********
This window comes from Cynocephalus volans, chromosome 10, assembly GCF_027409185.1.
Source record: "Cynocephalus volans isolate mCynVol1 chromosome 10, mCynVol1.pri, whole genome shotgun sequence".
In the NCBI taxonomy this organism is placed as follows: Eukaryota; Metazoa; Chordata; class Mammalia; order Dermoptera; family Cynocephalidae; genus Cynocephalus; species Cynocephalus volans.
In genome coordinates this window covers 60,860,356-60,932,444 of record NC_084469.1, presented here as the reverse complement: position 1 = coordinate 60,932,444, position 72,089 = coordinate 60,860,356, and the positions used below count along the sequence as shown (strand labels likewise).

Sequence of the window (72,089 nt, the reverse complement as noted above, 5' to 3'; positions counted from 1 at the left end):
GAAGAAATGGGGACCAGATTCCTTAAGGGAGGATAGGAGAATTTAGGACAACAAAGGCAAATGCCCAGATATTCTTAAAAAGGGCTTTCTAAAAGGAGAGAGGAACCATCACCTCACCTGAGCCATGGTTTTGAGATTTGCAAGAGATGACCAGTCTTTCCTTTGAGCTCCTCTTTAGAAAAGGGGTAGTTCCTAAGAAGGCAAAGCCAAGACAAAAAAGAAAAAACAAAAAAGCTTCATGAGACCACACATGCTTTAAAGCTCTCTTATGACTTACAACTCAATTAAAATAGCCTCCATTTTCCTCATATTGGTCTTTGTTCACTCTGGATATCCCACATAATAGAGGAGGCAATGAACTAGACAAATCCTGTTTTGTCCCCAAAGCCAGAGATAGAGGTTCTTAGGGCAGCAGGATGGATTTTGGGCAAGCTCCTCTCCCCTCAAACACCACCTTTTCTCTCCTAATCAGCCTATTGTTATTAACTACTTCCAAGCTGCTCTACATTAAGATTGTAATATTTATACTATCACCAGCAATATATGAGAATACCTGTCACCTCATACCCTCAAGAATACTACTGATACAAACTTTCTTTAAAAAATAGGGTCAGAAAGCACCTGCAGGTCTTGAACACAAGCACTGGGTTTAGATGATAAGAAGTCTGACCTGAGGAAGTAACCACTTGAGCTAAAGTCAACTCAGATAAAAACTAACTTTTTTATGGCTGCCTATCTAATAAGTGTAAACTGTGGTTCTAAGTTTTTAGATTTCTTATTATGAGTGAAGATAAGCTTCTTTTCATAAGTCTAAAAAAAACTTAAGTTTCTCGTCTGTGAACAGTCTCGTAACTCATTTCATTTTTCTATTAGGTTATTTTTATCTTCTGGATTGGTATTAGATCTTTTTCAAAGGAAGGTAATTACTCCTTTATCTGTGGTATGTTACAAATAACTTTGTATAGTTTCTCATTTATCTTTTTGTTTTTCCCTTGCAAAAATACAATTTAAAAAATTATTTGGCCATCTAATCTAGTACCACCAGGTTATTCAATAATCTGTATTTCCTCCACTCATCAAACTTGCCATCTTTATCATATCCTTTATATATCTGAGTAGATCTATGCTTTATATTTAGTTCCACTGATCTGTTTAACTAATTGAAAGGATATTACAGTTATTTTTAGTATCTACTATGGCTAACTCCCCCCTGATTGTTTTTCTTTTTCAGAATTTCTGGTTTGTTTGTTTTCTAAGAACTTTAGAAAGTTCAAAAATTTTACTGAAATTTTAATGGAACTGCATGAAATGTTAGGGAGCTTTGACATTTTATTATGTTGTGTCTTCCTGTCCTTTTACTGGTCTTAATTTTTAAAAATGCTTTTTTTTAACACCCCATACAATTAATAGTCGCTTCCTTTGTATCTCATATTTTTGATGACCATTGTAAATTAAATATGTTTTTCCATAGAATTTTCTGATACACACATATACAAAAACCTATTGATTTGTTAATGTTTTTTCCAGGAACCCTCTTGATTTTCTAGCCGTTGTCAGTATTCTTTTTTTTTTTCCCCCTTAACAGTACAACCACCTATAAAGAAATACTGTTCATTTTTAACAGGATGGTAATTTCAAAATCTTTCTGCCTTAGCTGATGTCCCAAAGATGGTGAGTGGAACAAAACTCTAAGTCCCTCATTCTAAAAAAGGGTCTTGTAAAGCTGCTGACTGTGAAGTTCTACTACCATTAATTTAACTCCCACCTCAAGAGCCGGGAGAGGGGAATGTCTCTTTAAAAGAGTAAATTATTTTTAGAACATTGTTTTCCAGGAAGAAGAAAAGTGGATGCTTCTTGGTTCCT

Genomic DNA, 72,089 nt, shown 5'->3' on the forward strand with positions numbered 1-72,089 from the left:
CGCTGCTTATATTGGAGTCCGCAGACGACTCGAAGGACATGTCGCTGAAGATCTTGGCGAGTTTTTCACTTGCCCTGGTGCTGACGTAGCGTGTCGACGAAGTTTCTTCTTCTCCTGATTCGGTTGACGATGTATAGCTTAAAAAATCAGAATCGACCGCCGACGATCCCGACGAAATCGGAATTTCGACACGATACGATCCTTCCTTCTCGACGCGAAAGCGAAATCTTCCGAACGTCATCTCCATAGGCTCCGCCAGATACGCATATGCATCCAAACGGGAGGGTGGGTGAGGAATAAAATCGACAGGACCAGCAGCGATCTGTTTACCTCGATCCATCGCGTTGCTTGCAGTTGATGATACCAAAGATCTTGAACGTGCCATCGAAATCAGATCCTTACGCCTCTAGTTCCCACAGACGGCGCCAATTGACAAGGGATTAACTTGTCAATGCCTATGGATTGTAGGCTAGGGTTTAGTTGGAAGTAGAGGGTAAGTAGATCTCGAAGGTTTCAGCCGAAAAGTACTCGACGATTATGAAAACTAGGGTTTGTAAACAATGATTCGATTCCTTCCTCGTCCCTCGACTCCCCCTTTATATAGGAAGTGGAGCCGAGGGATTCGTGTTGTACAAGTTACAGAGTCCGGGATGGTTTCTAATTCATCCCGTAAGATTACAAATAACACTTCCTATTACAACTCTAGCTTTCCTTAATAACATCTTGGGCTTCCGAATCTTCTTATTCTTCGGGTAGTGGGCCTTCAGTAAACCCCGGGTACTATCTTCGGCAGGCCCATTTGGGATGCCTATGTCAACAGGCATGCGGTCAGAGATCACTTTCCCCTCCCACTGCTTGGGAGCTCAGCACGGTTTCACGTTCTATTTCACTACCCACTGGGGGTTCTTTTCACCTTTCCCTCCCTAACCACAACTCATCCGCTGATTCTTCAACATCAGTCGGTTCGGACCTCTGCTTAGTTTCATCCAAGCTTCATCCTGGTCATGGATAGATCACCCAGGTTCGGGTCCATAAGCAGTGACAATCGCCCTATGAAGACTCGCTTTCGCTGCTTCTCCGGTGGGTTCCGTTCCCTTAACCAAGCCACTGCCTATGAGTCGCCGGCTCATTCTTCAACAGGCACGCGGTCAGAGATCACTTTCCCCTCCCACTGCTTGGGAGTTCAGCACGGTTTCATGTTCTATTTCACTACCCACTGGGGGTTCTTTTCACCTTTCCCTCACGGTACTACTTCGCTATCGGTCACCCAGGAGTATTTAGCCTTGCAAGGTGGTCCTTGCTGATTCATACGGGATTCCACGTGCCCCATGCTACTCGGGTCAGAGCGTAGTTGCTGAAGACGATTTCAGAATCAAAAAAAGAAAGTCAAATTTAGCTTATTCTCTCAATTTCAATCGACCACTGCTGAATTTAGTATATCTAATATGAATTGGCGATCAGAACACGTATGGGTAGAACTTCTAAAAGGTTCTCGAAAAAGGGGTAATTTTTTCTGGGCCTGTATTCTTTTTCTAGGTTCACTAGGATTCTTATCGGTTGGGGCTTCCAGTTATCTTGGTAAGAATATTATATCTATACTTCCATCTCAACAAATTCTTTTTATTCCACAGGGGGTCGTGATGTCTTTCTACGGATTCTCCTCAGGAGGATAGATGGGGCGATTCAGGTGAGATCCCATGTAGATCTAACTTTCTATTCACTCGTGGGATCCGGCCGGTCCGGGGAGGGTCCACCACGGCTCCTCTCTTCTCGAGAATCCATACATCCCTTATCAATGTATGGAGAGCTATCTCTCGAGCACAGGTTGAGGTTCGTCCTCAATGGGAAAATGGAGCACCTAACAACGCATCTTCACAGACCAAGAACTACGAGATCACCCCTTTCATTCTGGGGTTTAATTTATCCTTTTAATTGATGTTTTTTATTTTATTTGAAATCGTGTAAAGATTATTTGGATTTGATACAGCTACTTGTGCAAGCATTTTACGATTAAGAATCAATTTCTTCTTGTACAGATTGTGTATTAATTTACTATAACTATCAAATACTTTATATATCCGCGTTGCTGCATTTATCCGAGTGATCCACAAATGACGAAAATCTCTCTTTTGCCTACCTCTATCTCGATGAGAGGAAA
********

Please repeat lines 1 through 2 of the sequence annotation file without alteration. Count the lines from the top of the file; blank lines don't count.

This window comes from Cynocephalus volans, chromosome 10, assembly GCF_027409185.1.
Source record: "Cynocephalus volans isolate mCynVol1 chromosome 10, mCynVol1.pri, whole genome shotgun sequence".